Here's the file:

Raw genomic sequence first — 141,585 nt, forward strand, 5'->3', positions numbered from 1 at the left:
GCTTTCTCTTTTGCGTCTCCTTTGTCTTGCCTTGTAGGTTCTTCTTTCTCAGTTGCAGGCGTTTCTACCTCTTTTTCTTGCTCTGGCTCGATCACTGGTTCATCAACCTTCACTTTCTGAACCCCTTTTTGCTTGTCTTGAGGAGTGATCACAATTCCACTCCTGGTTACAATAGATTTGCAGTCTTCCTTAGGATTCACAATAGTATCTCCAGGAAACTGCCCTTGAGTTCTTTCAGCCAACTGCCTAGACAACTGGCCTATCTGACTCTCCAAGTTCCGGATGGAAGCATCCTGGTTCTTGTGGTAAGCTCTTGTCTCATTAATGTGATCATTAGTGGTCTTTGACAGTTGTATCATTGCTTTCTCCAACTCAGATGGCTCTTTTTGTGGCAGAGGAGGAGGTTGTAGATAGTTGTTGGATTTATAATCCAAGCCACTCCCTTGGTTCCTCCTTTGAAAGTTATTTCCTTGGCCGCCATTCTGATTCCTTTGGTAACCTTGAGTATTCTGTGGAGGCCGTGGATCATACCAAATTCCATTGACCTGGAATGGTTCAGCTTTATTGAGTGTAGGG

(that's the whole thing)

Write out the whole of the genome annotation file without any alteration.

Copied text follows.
Raw genomic sequence first — 141,585 nt, forward strand, 5'->3', positions numbered from 1 at the left:
GCTTTCTCTTTTGCGTCTCCTTTGTCTTGCCTTGTAGGTTCTTCTTTCTCAGTTGCAGGCGTTTCTACCTCTTTTTCTTGCTCTGGCTCGATCACTGGTTCATCAACCTTCACTTTCTGAACCCCTTTTTGCTTGTCTTGAGGAGTGATCACAATTCCACTCCTGGTTACAATAGATTTGCAGTCTTCCTTAGGATTCACAATAGTATCTCCAGGAAACTGCCCTTGAGTTCTTTCAGCCAACTGCCTAGACAACTGGCCTATCTGACTCTCCAAGTTCCGGATGGAAGCATCCTGGTTCTTGTGGTAAGCTCTTGTCTCATTAATGTGATCATTAGTGGTCTTTGACAGTTGTATCATTGCTTTCTCCAACTCAGATGGCTCTTTTTGTGGCAGAGGAGGAGGTTGTAGATAGTTGTTGGATTTATAATCCAAGCCACTCCCTTGGTTCCTCCTTTGAAAGTTATTTCCTTGGCCGCCATTCTGATTCCTTTGGTAACCTTGAGTATTCTGTGGAGGCCGTGGATCATACCAAATTCCATTGACCTGGAATGGTTCAGCTTTATTGAGTGTAGGG